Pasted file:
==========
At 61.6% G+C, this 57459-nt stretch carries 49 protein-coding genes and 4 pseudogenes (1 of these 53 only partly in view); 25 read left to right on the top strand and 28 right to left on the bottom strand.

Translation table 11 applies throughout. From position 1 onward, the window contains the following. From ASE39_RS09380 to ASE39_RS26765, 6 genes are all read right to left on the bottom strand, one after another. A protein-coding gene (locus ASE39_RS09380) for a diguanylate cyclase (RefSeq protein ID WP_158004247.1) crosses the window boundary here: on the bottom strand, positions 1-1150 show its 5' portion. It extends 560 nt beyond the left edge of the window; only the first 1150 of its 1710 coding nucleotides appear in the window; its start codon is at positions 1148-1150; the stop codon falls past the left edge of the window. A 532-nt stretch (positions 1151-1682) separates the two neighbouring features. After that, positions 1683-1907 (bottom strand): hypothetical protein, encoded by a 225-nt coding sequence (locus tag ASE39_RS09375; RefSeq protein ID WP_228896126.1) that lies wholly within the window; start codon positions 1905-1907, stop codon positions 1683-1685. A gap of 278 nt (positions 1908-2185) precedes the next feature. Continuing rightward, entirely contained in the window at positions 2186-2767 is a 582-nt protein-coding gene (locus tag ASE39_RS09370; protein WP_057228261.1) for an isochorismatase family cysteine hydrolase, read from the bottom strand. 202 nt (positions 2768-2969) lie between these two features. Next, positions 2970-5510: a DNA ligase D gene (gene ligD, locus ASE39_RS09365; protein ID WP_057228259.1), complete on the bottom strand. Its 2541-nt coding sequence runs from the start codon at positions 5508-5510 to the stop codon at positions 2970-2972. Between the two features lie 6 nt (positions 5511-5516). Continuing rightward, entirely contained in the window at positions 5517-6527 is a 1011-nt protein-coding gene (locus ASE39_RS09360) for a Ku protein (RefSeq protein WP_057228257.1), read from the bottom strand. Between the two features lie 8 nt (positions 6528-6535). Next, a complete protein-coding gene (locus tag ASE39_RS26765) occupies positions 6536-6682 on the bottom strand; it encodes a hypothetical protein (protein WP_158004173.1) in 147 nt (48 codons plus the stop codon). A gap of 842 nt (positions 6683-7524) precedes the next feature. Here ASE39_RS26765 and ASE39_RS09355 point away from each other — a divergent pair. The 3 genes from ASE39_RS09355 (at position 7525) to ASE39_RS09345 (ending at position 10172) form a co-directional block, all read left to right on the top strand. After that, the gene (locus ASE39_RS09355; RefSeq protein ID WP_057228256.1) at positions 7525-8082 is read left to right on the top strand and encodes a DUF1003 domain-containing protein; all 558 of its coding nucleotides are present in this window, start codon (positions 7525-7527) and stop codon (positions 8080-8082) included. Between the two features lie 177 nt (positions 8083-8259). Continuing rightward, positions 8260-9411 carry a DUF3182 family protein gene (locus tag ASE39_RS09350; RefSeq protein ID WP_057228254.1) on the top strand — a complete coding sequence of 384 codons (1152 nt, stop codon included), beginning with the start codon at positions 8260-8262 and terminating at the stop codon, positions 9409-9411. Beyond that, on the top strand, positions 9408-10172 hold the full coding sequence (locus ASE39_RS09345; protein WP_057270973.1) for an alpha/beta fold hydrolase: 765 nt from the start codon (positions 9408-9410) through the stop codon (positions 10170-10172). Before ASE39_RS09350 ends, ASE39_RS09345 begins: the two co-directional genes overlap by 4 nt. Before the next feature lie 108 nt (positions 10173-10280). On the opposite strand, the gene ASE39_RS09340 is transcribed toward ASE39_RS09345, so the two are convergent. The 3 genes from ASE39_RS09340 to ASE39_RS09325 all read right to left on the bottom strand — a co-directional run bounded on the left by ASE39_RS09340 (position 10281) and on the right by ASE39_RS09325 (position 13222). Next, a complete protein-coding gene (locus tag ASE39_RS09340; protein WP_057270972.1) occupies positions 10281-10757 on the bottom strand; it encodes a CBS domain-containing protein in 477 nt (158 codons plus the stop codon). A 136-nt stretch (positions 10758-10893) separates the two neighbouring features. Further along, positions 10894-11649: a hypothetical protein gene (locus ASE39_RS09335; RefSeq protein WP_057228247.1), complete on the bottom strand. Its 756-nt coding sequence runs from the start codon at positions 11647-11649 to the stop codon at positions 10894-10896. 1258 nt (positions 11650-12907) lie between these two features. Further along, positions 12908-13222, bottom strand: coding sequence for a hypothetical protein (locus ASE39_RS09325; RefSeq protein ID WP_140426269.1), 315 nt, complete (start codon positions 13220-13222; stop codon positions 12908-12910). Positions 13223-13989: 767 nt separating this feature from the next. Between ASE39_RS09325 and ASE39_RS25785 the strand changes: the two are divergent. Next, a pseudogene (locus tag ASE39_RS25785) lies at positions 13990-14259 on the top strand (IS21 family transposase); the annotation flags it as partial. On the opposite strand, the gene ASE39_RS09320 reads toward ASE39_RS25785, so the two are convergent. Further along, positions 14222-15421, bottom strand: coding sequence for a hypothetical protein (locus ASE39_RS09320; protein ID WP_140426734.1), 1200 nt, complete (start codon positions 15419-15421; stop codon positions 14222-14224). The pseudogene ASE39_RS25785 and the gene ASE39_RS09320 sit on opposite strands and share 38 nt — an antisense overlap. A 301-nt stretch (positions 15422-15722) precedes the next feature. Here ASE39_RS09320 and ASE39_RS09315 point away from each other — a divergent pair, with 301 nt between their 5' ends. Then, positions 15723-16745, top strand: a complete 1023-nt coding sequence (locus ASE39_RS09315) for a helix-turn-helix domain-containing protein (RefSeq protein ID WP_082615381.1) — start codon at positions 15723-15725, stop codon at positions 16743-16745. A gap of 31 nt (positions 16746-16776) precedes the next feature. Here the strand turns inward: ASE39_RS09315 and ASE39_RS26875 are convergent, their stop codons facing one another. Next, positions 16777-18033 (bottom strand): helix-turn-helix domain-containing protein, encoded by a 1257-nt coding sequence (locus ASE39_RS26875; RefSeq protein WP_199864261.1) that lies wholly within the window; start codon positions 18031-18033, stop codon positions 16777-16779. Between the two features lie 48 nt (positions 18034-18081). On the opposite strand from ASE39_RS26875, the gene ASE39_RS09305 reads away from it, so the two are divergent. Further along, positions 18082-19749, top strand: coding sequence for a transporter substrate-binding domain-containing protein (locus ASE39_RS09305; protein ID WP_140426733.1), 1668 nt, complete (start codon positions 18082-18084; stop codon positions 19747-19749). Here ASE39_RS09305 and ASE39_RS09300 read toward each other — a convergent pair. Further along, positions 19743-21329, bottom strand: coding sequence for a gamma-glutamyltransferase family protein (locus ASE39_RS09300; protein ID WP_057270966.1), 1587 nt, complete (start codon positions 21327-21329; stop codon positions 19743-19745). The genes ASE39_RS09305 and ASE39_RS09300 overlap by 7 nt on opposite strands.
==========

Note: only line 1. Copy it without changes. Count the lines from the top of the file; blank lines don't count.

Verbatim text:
At 61.6% G+C, this 57459-nt stretch carries 49 protein-coding genes and 4 pseudogenes (1 of these 53 only partly in view); 25 read left to right on the top strand and 28 right to left on the bottom strand.